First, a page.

Examining democratic education through an international lens: Chingfu Lan

The fact that Chingfu Lan, a PhD student in the Social Studies program, hails from Taiwan gives him a unique perspective when it comes to civic education. After teaching civics in his home country for several years, Lan’s interest in democratic education was piqued.

“The reason is that Taiwan is a young democratic country. In the beginning, people were excited, we got to vote, which is just entry-level. It’s important, but that doesn’t mean it’s enough. I’m always very interested to see what a more mature model of democratic education could be, and am intrigued by the theories and practices of democratic dialogue, civic participation, and multicultural education. Those three components are to me the most fundamental parts of democratic society.”

Currently in his sixth year in the program, Lan is working on data analysis and writing his dissertation, which he plans to defend in the spring. “Sometimes I wonder where all these data sets I collected (interviews, observations, print and digital documents) will lead me, and what findings I’ll get from these data. To address that concern, I try to keep a balance between analyzing data and reading relevant literature, so that I won’t get lost and be overwhelmed by the huge dissertation data.”

One thing that has helped Chingfu on his path to success in the program is the feedback he received from the defense process, which he considers to be an important step along the way. “You have your own idea and your own conceptualization, but it’s always good to join the academic conversation and have people from different perspectives to criticize.”

Lan has felt the support of the Social Studies faculty members and fellow doctoral students along the way. “In that environment it’s easier to go through the process, so that’s a good thing. They give you some directions to keep working on it.”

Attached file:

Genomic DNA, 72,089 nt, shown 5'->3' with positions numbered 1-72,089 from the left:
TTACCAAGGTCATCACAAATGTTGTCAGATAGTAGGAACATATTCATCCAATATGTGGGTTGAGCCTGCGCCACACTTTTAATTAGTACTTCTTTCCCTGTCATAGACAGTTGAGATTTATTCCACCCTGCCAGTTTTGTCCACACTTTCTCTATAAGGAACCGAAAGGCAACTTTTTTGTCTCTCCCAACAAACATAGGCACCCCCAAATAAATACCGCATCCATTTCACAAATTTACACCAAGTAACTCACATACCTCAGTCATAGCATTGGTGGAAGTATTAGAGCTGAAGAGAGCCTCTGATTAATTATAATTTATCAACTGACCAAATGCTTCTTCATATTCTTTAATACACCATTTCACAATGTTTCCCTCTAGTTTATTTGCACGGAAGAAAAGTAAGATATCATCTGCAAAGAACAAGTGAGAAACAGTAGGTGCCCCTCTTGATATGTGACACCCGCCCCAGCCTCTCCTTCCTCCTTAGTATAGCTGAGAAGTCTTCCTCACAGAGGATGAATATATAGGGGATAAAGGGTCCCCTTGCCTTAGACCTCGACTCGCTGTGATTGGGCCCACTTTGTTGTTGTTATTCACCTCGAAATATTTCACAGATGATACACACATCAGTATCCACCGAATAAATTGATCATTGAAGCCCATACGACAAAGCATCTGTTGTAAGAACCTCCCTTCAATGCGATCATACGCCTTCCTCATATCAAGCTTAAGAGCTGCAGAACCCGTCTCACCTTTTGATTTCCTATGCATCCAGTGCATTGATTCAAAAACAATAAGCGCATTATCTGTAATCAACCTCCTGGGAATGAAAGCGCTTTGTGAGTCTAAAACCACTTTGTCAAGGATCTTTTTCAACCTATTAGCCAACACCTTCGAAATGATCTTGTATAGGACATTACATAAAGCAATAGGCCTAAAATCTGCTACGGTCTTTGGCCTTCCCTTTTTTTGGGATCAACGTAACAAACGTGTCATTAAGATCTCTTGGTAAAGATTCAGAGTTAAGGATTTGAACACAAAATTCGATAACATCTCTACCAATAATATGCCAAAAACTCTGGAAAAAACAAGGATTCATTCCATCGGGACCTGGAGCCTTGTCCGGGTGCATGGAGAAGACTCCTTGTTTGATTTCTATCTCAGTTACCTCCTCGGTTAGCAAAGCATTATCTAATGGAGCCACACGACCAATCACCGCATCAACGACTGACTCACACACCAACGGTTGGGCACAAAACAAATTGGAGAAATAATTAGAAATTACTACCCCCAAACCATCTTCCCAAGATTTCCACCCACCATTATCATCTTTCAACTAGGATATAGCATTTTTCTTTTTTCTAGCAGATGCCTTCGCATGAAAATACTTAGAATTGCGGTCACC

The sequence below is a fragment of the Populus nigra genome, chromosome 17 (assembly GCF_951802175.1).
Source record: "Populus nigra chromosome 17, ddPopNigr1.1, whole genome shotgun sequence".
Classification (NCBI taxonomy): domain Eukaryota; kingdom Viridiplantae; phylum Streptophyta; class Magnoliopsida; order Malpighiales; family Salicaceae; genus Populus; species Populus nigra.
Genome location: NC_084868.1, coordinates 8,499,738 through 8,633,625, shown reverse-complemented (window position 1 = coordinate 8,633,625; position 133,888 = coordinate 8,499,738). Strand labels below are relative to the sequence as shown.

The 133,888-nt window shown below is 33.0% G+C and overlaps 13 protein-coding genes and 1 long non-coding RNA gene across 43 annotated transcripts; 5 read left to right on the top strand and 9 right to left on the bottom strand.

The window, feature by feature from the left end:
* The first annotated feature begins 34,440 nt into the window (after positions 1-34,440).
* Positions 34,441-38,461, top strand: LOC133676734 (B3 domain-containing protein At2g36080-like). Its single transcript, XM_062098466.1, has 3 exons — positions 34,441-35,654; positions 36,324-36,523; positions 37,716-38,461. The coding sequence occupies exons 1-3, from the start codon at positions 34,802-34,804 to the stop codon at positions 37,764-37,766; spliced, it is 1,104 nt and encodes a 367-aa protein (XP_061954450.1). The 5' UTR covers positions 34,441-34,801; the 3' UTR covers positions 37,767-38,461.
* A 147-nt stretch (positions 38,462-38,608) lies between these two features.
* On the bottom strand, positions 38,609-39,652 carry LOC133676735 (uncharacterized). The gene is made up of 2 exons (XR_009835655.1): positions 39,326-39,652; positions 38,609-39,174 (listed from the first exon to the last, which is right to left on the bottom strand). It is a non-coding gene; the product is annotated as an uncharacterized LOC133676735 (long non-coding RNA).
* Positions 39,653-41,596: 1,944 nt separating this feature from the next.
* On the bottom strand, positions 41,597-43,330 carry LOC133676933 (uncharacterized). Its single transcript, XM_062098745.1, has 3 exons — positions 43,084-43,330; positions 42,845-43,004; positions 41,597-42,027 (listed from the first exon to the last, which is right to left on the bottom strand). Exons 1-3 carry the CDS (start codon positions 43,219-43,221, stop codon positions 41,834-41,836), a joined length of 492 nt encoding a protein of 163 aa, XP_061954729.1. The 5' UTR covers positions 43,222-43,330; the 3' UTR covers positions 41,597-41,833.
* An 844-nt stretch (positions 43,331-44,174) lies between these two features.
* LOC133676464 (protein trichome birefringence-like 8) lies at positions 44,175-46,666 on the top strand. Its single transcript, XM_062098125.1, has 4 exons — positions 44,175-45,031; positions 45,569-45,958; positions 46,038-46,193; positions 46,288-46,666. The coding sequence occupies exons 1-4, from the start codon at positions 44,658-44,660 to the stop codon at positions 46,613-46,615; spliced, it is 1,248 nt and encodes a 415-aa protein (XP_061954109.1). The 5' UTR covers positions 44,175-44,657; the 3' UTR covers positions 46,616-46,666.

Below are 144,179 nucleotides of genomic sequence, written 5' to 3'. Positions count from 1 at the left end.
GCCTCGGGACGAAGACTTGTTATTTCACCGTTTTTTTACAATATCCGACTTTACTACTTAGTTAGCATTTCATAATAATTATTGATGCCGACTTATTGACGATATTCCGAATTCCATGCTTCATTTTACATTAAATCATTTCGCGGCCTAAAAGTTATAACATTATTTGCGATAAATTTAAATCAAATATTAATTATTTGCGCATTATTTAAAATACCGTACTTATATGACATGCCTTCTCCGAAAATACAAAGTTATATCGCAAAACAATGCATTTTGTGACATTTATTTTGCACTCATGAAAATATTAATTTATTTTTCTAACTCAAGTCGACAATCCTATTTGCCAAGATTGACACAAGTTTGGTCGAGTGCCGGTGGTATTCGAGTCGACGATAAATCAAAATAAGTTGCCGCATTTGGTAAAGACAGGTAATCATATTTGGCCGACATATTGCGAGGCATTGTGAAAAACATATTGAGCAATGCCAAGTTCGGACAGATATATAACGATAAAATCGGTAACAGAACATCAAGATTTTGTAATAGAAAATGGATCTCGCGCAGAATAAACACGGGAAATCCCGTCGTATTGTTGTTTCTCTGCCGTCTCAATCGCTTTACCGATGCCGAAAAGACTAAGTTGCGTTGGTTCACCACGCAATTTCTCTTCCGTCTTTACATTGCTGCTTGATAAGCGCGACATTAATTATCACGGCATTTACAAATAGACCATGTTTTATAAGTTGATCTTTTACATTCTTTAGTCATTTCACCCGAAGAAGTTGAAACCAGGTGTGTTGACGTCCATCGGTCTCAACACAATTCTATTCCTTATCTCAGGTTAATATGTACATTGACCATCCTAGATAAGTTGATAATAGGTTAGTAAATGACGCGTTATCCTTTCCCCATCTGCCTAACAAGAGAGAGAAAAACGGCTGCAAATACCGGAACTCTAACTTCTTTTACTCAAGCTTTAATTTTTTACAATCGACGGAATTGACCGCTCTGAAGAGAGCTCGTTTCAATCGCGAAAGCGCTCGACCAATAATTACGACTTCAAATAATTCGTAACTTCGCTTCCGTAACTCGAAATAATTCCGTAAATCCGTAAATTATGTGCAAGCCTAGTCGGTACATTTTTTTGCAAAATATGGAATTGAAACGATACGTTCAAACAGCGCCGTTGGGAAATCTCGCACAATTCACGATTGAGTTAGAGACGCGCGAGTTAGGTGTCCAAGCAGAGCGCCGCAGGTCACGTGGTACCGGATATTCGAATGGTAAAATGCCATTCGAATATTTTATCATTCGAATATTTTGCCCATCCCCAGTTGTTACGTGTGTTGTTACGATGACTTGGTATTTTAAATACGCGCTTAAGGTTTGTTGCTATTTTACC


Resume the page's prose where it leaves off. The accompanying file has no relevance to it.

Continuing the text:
Being from Taiwan does influence Lan’s perspective and approach to his work. “I would say to some extent in Taiwan we don’t have enough deep theorization about these democratic education components such as democratic dialogue and civic participation. So I explore as much as possible and put those components into my own research. Also, in the United States, I believe there are many innovative practices happening now.”

Lan feels lucky to have the opportunity to study abroad. “I think people in Taiwan always feel like we don’t know the world enough and should see the world more.” As an international student, Chingfu is able to gain the unique experience of seeing his studies through a new lens. “Because I’m interested in civic education, studying here gives me a different social position to conceptualize democratic education and to understand the world. It’s good to just have a different position to look at the world and reflect on your identity.

In addition to working on his PhD in the Social Studies program, Chingfu works in EdLab, an experience he believes has impacted his research. “I am very interested in democratic education, but there are a lot of directions you can take in the research of democratic education. I work at EdLab, so I’m starting to get familiar with technology and social media, and how digital media technology can be used in education. So that’s where I start to pay attention to digital media in civic education.”

Once he’s done at TC, Lan feels this is a direction he would like to continue in. “I think this is an area that has lots of potential, but research needs to catch up with the rapid development of innovative practices in this area. Some programs look fancy and cool, but from a researcher’s perspective it is crucial to conduct empirical investigations on what students have actually learned from these practices. I think research in this field is definitely  needed. I am very interested in continuing research in this direction, and if I have the opportunity to become a teacher educator I think it would be very interesting to do some experimental practice with teachers and educators.

As for where Lan plans to go next, he says, “I’m very open. I would try to find a teacher educator position here in the United States. I think that would be another great learning experience to teach here in the United States. Of course, in Taiwan I have opportunities. I am open. I would say now with the economy, it’s just difficult to see where the opportunities are.”